(Please let me know if you find some errors or misinterpretations in my text. English is not my mother language and I do my best efforts to be clear, but I guess that sometimes I make mistakes or use words in wrong contexts. Thank you for reading my blog.)
There are so many thoughts in the mind. Thought after thought after thought. But there is one thought that is continuous, though it is mostly sub-conscious: ‘I am the body’. This is the string on which all other thoughts are threaded. Once we identify ourselves with the body by thinking this thought, maya follows. It also follows that if we cease to identify with the body, maya will not affect us anymore.
— Annamalai Swami – Final Talks – p. 14
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Dilgo Khyentse Rinpoche
If you vanquish ego-clinging today, tonight you will be enlightened. If you vanquish it tomorrow, you will be enlightened tomorrow night. But if you never vanquish it, you will never be enlightened. Yet ” I ” is just a thought. Thoughts and feelings have no intrinsic solidity, form, shape, or color. When a thought of anger arises in the mind with such force that you feel aggressive and destructive, is anger brandishing a weapon? Is it at the head of an army?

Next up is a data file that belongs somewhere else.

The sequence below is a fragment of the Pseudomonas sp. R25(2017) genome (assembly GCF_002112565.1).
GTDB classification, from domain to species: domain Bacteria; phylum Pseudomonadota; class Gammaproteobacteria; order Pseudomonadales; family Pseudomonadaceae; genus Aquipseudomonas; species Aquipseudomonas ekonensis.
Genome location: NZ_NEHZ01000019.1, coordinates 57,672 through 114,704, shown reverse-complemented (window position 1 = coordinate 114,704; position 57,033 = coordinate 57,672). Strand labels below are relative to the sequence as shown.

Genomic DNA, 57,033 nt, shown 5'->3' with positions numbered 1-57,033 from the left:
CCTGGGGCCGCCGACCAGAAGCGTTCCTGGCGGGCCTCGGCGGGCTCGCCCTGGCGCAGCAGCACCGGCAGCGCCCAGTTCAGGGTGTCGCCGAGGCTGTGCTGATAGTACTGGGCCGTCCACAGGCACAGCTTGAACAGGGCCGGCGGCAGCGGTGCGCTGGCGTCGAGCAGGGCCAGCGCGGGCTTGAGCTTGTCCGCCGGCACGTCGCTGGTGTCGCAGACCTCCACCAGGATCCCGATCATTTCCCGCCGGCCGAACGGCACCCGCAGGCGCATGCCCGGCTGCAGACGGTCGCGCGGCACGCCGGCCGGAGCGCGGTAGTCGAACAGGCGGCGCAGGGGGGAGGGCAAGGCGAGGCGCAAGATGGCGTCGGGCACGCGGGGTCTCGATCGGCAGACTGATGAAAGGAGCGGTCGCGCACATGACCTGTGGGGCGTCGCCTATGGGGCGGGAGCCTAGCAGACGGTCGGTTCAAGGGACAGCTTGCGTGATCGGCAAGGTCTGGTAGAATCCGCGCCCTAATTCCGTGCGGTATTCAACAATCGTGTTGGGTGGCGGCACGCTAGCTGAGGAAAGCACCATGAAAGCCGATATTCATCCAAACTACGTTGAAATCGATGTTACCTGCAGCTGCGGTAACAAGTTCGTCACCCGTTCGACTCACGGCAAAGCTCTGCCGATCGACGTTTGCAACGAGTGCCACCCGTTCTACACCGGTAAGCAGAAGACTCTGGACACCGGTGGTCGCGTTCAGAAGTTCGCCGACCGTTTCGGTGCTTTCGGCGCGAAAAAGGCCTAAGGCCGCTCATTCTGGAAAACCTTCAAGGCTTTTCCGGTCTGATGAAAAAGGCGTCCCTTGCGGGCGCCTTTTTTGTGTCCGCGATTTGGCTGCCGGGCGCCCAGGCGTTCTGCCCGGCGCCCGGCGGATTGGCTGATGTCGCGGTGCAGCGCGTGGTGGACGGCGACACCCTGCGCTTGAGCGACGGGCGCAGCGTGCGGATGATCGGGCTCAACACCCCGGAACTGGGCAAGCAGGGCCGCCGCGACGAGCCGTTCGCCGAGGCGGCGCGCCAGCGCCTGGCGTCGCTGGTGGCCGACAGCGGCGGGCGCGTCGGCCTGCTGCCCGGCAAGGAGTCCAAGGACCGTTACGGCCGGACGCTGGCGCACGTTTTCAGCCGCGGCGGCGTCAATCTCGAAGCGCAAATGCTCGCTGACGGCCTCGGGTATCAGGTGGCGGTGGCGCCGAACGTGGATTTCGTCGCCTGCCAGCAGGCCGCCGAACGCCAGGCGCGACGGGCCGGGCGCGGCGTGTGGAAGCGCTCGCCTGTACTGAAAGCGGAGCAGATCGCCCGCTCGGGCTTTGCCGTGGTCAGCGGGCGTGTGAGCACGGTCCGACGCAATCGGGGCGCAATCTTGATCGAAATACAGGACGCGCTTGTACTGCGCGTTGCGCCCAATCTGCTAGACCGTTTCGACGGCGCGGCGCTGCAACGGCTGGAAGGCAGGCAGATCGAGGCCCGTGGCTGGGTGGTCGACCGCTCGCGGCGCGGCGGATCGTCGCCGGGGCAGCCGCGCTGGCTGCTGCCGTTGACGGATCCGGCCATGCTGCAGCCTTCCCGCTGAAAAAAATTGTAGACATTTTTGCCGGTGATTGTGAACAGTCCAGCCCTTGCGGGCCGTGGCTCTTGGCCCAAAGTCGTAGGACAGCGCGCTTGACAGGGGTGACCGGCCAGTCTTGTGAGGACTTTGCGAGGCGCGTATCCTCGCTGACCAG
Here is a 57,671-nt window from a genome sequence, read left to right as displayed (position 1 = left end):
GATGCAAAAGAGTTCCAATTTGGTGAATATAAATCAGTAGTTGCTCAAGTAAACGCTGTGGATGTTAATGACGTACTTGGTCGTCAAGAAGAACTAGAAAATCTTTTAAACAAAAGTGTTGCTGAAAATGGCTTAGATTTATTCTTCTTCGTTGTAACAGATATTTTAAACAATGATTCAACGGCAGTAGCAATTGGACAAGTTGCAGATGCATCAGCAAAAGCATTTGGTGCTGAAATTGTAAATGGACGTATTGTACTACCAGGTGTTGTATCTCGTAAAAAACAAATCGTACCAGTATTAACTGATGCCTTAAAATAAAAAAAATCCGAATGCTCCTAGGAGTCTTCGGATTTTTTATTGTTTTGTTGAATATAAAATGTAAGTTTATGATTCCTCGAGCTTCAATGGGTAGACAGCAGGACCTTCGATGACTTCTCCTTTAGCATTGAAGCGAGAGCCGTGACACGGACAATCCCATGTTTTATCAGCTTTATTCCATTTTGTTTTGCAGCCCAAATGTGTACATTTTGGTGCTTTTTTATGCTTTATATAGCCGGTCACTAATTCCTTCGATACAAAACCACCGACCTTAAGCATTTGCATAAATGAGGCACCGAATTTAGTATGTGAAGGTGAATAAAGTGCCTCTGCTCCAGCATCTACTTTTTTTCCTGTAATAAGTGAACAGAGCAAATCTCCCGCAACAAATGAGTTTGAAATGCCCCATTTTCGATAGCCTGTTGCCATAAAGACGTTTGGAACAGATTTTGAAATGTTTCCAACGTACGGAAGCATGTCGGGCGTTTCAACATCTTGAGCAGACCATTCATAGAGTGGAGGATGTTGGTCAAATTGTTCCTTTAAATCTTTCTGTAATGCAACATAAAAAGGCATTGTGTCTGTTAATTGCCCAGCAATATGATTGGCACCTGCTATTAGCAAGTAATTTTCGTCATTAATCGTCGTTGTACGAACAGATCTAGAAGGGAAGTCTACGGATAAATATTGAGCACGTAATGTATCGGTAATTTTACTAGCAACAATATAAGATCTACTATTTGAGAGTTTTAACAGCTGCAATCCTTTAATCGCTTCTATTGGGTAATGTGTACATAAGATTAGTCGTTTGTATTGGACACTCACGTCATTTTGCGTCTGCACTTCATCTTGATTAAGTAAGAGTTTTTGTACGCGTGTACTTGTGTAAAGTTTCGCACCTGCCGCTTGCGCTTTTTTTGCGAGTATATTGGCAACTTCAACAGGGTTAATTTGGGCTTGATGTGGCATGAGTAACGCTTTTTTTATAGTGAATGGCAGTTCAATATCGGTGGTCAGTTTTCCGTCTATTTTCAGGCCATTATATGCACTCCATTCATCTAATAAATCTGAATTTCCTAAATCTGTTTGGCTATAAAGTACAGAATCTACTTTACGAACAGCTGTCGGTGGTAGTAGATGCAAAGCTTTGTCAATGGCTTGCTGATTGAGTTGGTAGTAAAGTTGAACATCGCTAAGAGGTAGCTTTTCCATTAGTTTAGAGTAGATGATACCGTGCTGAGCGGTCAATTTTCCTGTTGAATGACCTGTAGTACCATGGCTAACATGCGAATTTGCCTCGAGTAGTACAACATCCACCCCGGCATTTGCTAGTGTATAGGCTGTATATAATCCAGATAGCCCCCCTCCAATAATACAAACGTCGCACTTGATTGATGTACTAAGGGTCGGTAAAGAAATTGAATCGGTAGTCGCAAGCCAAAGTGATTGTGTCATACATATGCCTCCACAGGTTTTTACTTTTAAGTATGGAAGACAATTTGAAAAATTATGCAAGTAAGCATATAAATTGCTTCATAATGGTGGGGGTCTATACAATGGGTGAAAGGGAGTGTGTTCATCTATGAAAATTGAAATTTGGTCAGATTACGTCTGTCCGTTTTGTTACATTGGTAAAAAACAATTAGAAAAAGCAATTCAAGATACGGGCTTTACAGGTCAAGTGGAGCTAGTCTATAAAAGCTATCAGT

Can it burn things like fire, crush them like a rock, or carry them away like a violent river? No. Anger, like any other thought or feeling, has no true existence—- not even a definitive location in your body, speech, or mind. It is just like wind roaring in empty space.
Instead of allowing wild thoughts to enslave you, realize their essential emptiness. If you subdue the hatred within, you will discover that there is not a single enemy left outside. Otherwise, even if you could overpower everyone in the whole world, your hatred will only grow stronger. Indulging it will never make it subside. The only truly intolerable enemy is hatred itself.
Examine the nature of hatred; you will find that it is no more than a thought.
When you see it as it is, it will dissolve like a cloud in the sky.
— Dilgo Khyentse Rinpoche
(image source: unknown)
You and I know many people who have been searching for many, many years, twenty years, thirty years, forty years, for the answers to life, for reality, yet they’re still in the same place they started twenty years ago. They have gone through all kinds of things. They’ve been to many places. They met certain teacher, but they’re still the same.